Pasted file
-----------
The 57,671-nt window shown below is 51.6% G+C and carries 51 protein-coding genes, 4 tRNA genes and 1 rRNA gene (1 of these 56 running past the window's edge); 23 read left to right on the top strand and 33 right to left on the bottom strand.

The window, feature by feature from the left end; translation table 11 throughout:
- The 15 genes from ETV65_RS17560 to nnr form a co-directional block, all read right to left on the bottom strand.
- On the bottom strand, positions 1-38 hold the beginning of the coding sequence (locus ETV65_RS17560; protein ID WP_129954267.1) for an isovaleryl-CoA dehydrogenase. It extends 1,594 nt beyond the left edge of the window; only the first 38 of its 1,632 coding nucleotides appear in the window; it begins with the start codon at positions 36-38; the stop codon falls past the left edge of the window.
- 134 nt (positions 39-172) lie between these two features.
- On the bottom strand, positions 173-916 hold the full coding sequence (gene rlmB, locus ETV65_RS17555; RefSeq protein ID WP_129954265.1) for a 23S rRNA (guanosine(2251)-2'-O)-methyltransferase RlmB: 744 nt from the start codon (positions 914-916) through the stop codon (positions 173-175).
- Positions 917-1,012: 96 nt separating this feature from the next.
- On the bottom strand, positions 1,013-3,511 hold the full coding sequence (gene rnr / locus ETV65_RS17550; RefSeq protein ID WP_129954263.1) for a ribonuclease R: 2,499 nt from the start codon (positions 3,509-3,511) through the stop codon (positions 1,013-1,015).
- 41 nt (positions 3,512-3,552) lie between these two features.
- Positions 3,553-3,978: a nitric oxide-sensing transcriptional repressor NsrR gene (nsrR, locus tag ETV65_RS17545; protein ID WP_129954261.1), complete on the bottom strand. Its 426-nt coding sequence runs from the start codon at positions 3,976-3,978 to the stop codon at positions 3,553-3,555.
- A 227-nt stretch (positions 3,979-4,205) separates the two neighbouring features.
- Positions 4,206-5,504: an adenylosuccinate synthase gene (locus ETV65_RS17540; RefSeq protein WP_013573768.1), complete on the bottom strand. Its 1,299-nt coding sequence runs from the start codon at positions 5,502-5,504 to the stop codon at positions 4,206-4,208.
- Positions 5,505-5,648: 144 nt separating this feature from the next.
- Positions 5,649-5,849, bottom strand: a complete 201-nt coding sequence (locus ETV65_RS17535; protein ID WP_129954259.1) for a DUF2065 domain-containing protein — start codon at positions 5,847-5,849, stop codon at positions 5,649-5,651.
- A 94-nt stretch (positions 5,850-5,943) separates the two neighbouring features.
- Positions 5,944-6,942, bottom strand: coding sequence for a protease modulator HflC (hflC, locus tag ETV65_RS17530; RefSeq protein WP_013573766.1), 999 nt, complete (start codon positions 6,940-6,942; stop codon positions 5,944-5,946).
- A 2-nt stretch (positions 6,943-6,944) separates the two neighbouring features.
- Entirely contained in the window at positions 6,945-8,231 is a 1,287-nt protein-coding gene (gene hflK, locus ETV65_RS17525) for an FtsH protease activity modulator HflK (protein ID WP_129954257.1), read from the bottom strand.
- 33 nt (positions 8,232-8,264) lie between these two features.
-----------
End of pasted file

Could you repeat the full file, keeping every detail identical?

The 57,671-nt window shown below is 51.6% G+C and carries 51 protein-coding genes, 4 tRNA genes and 1 rRNA gene (1 of these 56 running past the window's edge); 23 read left to right on the top strand and 33 right to left on the bottom strand.

The window, feature by feature from the left end; translation table 11 throughout:
- The 15 genes from ETV65_RS17560 to nnr form a co-directional block, all read right to left on the bottom strand.
- On the bottom strand, positions 1-38 hold the beginning of the coding sequence (locus ETV65_RS17560; protein ID WP_129954267.1) for an isovaleryl-CoA dehydrogenase. It extends 1,594 nt beyond the left edge of the window; only the first 38 of its 1,632 coding nucleotides appear in the window; it begins with the start codon at positions 36-38; the stop codon falls past the left edge of the window.
- 134 nt (positions 39-172) lie between these two features.
- On the bottom strand, positions 173-916 hold the full coding sequence (gene rlmB, locus ETV65_RS17555; RefSeq protein ID WP_129954265.1) for a 23S rRNA (guanosine(2251)-2'-O)-methyltransferase RlmB: 744 nt from the start codon (positions 914-916) through the stop codon (positions 173-175).
- Positions 917-1,012: 96 nt separating this feature from the next.
- On the bottom strand, positions 1,013-3,511 hold the full coding sequence (gene rnr / locus ETV65_RS17550; RefSeq protein ID WP_129954263.1) for a ribonuclease R: 2,499 nt from the start codon (positions 3,509-3,511) through the stop codon (positions 1,013-1,015).
- 41 nt (positions 3,512-3,552) lie between these two features.
- Positions 3,553-3,978: a nitric oxide-sensing transcriptional repressor NsrR gene (nsrR, locus tag ETV65_RS17545; protein ID WP_129954261.1), complete on the bottom strand. Its 426-nt coding sequence runs from the start codon at positions 3,976-3,978 to the stop codon at positions 3,553-3,555.
- A 227-nt stretch (positions 3,979-4,205) separates the two neighbouring features.
- Positions 4,206-5,504: an adenylosuccinate synthase gene (locus ETV65_RS17540; RefSeq protein WP_013573768.1), complete on the bottom strand. Its 1,299-nt coding sequence runs from the start codon at positions 5,502-5,504 to the stop codon at positions 4,206-4,208.
- Positions 5,505-5,648: 144 nt separating this feature from the next.
- Positions 5,649-5,849, bottom strand: a complete 201-nt coding sequence (locus ETV65_RS17535; protein ID WP_129954259.1) for a DUF2065 domain-containing protein — start codon at positions 5,847-5,849, stop codon at positions 5,649-5,651.
- A 94-nt stretch (positions 5,850-5,943) separates the two neighbouring features.
- Positions 5,944-6,942, bottom strand: coding sequence for a protease modulator HflC (hflC, locus tag ETV65_RS17530; RefSeq protein WP_013573766.1), 999 nt, complete (start codon positions 6,940-6,942; stop codon positions 5,944-5,946).
- A 2-nt stretch (positions 6,943-6,944) separates the two neighbouring features.
- Entirely contained in the window at positions 6,945-8,231 is a 1,287-nt protein-coding gene (gene hflK, locus ETV65_RS17525) for an FtsH protease activity modulator HflK (protein ID WP_129954257.1), read from the bottom strand.
- 33 nt (positions 8,232-8,264) lie between these two features.